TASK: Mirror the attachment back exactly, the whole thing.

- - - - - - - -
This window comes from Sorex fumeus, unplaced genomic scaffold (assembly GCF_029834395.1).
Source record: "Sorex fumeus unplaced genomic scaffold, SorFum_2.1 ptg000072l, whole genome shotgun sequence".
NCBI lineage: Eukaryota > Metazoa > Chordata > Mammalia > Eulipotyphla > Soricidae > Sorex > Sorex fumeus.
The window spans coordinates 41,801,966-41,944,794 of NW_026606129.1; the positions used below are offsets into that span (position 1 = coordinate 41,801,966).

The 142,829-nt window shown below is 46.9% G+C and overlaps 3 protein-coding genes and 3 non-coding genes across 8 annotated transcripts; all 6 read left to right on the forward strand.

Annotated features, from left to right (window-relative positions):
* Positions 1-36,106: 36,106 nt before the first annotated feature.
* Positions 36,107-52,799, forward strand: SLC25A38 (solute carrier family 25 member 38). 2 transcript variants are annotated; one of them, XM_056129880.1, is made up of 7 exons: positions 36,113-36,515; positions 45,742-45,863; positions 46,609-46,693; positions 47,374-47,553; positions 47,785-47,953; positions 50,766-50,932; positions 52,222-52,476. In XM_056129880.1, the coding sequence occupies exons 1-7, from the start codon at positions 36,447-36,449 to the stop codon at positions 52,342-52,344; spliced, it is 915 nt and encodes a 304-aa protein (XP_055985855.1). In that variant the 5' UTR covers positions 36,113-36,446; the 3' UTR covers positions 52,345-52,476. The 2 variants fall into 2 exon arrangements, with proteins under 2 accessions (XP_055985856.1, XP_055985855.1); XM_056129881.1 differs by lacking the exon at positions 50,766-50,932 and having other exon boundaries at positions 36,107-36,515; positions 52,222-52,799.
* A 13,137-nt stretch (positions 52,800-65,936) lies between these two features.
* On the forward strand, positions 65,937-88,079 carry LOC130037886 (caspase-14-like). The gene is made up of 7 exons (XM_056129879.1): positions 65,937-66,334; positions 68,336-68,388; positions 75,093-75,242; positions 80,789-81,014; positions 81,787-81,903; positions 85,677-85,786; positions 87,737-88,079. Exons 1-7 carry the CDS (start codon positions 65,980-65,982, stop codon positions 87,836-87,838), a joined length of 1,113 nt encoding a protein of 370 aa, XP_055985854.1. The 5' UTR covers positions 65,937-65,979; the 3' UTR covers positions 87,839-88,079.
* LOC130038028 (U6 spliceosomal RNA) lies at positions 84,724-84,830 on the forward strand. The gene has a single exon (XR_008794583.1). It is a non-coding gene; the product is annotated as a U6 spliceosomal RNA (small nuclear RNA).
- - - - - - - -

This window comes from Sorex fumeus, unplaced genomic scaffold (assembly GCF_029834395.1).
Source record: "Sorex fumeus unplaced genomic scaffold, SorFum_2.1 ptg000072l, whole genome shotgun sequence".
NCBI lineage: Eukaryota > Metazoa > Chordata > Mammalia > Eulipotyphla > Soricidae > Sorex > Sorex fumeus.
The window spans coordinates 41,801,966-41,944,794 of NW_026606129.1; the positions used below are offsets into that span (position 1 = coordinate 41,801,966).

The 142,829-nt window shown below is 46.9% G+C and overlaps 3 protein-coding genes and 3 non-coding genes across 8 annotated transcripts; all 6 read left to right on the forward strand.

Annotated features, from left to right (window-relative positions):
* Positions 1-36,106: 36,106 nt before the first annotated feature.
* Positions 36,107-52,799, forward strand: SLC25A38 (solute carrier family 25 member 38). 2 transcript variants are annotated; one of them, XM_056129880.1, is made up of 7 exons: positions 36,113-36,515; positions 45,742-45,863; positions 46,609-46,693; positions 47,374-47,553; positions 47,785-47,953; positions 50,766-50,932; positions 52,222-52,476. In XM_056129880.1, the coding sequence occupies exons 1-7, from the start codon at positions 36,447-36,449 to the stop codon at positions 52,342-52,344; spliced, it is 915 nt and encodes a 304-aa protein (XP_055985855.1). In that variant the 5' UTR covers positions 36,113-36,446; the 3' UTR covers positions 52,345-52,476. The 2 variants fall into 2 exon arrangements, with proteins under 2 accessions (XP_055985856.1, XP_055985855.1); XM_056129881.1 differs by lacking the exon at positions 50,766-50,932 and having other exon boundaries at positions 36,107-36,515; positions 52,222-52,799.
* A 13,137-nt stretch (positions 52,800-65,936) lies between these two features.
* On the forward strand, positions 65,937-88,079 carry LOC130037886 (caspase-14-like). The gene is made up of 7 exons (XM_056129879.1): positions 65,937-66,334; positions 68,336-68,388; positions 75,093-75,242; positions 80,789-81,014; positions 81,787-81,903; positions 85,677-85,786; positions 87,737-88,079. Exons 1-7 carry the CDS (start codon positions 65,980-65,982, stop codon positions 87,836-87,838), a joined length of 1,113 nt encoding a protein of 370 aa, XP_055985854.1. The 5' UTR covers positions 65,937-65,979; the 3' UTR covers positions 87,839-88,079.
* LOC130038028 (U6 spliceosomal RNA) lies at positions 84,724-84,830 on the forward strand. The gene has a single exon (XR_008794583.1). It is a non-coding gene; the product is annotated as a U6 spliceosomal RNA (small nuclear RNA).